Programmatic advertising is rooted in two vital demands: getting high prices for ad impressions and putting ads in front of the right audience. Header bidding (HB) is a proven way to quench these two demands and gives the publishers a chance to get out of walled gardens.
However, the programmatic industry is evolving and has introduced an approach called unified auction. It is said to improve revenue more efficiently than header bidding. Its arrival induced many questions, like how a unified auction is different from header bidding and which is optimal to use. This blog gives answers to all this.
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What Is Unified Auction?
Unified auction, also called single auction, is an advanced header bidding technology that makes all demand sources (SSPs, DSPs, ad exchanges, etc.) bid at the same time for the ad inventory. It consolidates all demand sources, including direct deals and programmatic demand, into a single auction. This way, publishers always get the highest bid for their ad inventory.
But in the unified auction, it performs a server-to-server auction. The ad server is mostly Google Ad Manager. The server is responsible for every process, from sending ad requests to displaying ads on the site.
Unlike HB, it makes the guaranteed line items (direct deals, Google AdX) compete with non-guaranteed or remnant line items (open auction) to get the maximum price for ad space. It never misses the chance of getting a maximum price from the open auction that might be higher than the direct deals.
Nowadays, publishers are even going for hybrid header bidding, which combines header bidding and unified auction. Combining server-side and client-side header bidding, it eliminates the drawbacks of each to get a double advantage. High control and maximum revenue at the same time.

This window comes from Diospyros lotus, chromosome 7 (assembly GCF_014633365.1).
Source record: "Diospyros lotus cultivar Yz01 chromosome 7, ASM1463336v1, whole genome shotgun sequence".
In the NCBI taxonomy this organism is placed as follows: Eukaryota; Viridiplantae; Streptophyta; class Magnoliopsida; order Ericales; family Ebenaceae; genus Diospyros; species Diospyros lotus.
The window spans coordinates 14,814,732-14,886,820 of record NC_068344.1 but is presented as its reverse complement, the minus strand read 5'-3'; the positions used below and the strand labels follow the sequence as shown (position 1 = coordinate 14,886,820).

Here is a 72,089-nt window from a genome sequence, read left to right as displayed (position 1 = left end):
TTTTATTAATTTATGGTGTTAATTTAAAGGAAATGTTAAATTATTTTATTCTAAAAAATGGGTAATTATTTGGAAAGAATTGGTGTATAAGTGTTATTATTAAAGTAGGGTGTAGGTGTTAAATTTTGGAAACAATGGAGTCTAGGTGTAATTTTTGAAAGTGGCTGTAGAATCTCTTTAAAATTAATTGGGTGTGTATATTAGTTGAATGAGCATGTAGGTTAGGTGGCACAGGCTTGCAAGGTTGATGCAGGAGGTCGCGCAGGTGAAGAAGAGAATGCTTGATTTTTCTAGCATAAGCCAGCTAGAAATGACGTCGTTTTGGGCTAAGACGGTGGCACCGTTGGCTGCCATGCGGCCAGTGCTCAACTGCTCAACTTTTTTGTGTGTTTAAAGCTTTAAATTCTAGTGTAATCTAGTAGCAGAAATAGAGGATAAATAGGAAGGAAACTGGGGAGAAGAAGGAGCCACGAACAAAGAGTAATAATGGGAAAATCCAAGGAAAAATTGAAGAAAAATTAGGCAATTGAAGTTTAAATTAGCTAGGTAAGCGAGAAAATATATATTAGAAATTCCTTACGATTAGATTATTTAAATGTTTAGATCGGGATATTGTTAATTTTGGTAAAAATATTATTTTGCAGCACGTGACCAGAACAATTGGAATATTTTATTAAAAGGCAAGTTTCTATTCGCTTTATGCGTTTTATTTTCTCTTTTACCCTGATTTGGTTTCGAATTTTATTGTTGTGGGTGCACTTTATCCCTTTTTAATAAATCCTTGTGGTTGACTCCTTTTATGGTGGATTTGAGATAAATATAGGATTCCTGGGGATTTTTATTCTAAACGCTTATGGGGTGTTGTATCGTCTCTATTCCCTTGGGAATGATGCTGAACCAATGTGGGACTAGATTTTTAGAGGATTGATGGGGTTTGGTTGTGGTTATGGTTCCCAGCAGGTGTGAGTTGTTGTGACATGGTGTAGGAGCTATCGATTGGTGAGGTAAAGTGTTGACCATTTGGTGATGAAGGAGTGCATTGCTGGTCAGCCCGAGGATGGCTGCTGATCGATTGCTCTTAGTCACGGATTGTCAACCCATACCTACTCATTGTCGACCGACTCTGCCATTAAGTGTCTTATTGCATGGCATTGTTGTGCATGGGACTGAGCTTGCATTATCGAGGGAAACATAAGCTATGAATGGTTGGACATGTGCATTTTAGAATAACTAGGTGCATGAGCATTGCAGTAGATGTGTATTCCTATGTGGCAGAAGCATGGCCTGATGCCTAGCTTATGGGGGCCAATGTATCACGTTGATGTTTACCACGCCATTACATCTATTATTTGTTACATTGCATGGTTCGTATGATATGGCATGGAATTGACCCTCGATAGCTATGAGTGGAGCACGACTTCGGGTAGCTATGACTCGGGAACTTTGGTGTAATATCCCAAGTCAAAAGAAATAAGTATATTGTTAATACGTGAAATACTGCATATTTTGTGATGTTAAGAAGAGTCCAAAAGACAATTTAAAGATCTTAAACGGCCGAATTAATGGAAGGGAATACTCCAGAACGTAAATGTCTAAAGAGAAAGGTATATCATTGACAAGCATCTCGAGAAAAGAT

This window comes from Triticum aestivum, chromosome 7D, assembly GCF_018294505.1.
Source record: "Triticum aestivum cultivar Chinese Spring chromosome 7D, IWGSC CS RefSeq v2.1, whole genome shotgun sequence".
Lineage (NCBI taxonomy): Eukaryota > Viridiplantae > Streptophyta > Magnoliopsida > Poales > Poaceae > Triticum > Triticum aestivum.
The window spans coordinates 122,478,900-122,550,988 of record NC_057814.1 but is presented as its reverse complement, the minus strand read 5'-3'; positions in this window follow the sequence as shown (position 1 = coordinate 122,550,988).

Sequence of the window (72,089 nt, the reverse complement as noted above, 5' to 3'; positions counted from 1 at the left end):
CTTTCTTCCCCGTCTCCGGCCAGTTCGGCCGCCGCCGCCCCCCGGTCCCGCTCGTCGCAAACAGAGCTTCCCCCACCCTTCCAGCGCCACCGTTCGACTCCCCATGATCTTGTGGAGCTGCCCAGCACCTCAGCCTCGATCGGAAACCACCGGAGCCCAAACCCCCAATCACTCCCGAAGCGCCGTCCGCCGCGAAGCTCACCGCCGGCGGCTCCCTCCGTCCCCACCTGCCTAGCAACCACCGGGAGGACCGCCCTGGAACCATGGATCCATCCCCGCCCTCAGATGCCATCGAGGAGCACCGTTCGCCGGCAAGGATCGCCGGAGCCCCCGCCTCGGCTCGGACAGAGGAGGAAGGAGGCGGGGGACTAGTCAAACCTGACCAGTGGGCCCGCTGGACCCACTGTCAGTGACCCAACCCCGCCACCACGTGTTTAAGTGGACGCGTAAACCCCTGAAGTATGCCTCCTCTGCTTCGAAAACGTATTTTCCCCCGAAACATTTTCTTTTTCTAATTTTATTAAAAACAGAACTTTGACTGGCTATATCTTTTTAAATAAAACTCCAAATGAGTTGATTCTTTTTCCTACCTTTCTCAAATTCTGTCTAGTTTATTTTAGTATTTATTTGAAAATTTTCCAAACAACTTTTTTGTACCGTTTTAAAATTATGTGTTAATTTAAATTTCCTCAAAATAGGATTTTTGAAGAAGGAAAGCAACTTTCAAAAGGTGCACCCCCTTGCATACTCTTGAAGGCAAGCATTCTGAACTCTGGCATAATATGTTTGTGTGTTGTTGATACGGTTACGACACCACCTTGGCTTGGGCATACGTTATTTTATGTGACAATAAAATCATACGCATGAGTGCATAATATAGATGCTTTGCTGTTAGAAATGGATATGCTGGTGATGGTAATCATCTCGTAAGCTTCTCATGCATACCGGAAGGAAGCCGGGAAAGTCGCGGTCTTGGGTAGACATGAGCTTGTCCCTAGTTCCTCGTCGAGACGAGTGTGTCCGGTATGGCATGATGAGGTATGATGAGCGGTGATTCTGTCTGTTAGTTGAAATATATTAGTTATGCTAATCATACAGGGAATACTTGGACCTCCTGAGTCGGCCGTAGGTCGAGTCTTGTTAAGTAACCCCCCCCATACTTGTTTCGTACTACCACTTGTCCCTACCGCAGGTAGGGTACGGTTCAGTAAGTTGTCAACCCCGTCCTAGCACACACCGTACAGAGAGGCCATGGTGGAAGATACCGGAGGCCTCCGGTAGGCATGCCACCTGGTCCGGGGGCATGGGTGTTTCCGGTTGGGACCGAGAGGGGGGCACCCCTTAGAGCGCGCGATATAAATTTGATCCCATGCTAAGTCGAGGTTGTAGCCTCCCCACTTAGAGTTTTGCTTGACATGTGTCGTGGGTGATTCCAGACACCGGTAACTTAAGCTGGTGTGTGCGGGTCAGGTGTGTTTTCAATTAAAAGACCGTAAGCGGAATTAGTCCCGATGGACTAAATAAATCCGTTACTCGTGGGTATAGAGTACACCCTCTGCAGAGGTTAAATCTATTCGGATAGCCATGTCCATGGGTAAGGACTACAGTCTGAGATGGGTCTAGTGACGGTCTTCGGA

Why Unified Auction?
Unified auction brings certain benefits to your table:
More demand: Unlike HB, it runs a single auction and lets you connect with more demand partners. More demand means more competition, eventually leading to more revenue.
Level the competition: A unified auction levels the playing field between Google and non-Google partners. Third-party demand partners, ad exchanges, and ad networks can compete. You can improve your ad revenue by getting a good CPM price from an open auction, which might be higher than direct deals.
High Value: you get higher demand and high competition for your inventory through a unified auction. Eventually, the higher value of the metrics that improve your bottom line, like eCPM, CTR, and CPAs
Reduced latency: Since it is a S2S auction, you can reduce page latency to the optimal level. It improves core web vitals and, therefore, user traffic. You can gain loyal users and first-party data, which you can share with buyers for high-targeting advertising.
Plug-and-play approach: A unified auction is a plug-and-play approach. You only need to have a connection with Google Ad Manager; it will take care of the remaining.
How Does Unified Auction Works?
In a unified auction, Google and non-Google demand partners can participate. Each demand partner connected to you can bid at the same time. This equality drives high competition and demand and maximizes the CPM price.